When Lester took a perfect game into the sixth inning against the Mariners Saturday night, he looked ready to leap to the top of this list, but his struggles after Boston's
In eight starts from June 3 to July 11, Sabathia went 8-0 with a 1.81 ERA, launching himself into the Cy Young picture. The Yankees haven't lost one of his starts since May 29, and Sabathia is 9-0 in his 10 starts since then and is just now getting to the point of the season where he has been dominant in recent years. In 2008, he went 11-2 with a 1.65 ERA, seven complete games, and three shutouts after being acquired by the Brewers in early July, and in 2009, he went 8-0 with a 1.62 ERA in his 10 straight starts from August 8 to September 26. The likelihood of another run of second-half dominance, which would surely result in Sabathia's first 20-win season, makes CC a major contender for the award he previously won in 2007.
Lee has completed nine innings in six of his last nine starts (though only five counted as complete games), has failed to complete eight innings just four times in 16 starts this season and has yet to exit a game before recording the first out of the seventh inning. Since May 28, he has gone 7-2 with a 2.22 ERA in 11 starts and failed to complete the eighth just once. Since June 7, he has walked three men in 77 1/3 innings. It's bad news for the other men on this list that he wasn't traded to the other league. Curiously, in his last three starts for the Mariners before being traded on July 9, Lee received 23 runs of support and went 3-0, while in his first three starts for the Rangers he has received a total of six runs off support and gone 1-1. Still, one has to imaging that moving from a team that has scored just 3.33 runs per game this season to one that has scored more than five runs per game is only going to help his candidacy in the long run.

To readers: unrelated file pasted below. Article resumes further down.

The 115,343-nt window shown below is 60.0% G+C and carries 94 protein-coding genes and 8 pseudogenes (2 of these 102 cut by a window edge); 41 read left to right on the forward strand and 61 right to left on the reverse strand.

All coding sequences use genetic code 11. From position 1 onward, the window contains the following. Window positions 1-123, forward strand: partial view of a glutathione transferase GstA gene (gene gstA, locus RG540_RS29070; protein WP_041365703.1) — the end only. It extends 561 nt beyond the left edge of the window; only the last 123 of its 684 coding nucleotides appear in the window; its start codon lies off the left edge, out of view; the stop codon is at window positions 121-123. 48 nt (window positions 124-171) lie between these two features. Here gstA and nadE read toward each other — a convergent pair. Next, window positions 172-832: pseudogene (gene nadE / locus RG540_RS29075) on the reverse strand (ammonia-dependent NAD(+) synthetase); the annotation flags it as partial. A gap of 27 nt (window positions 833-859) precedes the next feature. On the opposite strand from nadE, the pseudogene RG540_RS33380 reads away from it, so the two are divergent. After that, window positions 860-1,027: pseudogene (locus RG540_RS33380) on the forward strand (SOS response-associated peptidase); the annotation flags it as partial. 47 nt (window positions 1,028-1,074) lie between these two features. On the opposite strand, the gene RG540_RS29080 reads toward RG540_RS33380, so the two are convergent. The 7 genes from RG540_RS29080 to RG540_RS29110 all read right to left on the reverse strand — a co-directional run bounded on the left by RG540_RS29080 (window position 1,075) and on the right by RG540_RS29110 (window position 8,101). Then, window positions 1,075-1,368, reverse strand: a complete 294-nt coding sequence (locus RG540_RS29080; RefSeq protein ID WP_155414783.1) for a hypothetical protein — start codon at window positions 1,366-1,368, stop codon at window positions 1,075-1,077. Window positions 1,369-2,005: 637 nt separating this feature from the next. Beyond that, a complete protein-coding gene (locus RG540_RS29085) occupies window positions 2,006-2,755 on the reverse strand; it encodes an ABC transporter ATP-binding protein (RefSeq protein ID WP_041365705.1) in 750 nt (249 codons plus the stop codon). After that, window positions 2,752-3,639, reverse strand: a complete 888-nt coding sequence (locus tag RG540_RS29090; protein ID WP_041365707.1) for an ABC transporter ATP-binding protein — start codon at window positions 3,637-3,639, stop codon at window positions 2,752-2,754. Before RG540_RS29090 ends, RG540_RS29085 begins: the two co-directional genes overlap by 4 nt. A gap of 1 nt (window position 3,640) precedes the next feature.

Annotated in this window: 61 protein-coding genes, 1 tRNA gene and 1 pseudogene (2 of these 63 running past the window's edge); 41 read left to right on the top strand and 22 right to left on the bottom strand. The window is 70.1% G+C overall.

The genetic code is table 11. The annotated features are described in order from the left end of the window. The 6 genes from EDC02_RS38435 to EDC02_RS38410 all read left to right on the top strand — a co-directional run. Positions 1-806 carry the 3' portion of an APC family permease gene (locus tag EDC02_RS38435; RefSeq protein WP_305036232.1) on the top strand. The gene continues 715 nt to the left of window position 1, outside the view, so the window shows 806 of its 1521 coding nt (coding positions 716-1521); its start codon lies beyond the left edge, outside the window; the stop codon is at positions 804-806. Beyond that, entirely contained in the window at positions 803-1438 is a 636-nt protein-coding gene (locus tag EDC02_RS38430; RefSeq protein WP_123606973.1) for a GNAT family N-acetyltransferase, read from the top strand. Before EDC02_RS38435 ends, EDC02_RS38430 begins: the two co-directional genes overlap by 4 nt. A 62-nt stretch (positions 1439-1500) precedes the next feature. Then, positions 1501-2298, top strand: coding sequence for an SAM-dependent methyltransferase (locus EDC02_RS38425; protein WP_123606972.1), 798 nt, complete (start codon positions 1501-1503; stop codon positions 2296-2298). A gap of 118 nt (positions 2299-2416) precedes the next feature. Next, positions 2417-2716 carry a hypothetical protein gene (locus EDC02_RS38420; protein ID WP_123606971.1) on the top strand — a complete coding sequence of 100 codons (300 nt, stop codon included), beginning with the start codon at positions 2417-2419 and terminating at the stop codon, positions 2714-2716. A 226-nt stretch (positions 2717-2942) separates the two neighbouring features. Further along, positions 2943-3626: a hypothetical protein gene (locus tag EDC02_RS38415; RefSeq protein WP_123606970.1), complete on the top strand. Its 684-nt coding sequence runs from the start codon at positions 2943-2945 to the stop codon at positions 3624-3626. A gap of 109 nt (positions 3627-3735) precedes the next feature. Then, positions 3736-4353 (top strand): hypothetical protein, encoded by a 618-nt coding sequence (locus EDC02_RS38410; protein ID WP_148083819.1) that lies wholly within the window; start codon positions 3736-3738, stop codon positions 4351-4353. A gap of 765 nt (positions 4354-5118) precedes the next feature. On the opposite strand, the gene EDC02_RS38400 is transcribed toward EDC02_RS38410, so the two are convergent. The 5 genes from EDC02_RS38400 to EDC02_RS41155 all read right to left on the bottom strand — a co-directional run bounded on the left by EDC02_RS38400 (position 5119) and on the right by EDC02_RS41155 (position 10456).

Indians fans aren't going to be any more upset about seeing Lee and Sabathia on this list than they were when those two faced each other in the World Series last year, but Yankee fans (and players and executives, for that matter) who scroll down to find Pavano here just might lose their lunch. From June 30, 2005 to August 20, 2008, the bulk of his four-year, $39.95 million contract with the Yankees, Pavano made exactly two major league starts, prompting his teammates to publicly question his commitment to returning from an almost comical string of injuries. Indeed, Pavano's return in late 2008 seemed all too perfectly timed to land him a new contract. In a little more than a year and a half since leaving the Yankees, Pavano has made 53 of 54 scheduled starts. This year, Pavano is third in the AL in innings (less than a full frame behind notorious workhorse Sabathia), quality starts, and wins, second in WHIP, complete games, and walks per nine innings (1.2), and first in shutouts. Since June 9, he has gone 7-0 with a 2.40 ERA in nine starts with four complete games and two shutouts while walking just eight men in 71 1/3 innings. He's been extremely fortunate on balls in play over that span (.203 BABIP), which suggests that someone else will be in this spot three weeks from now (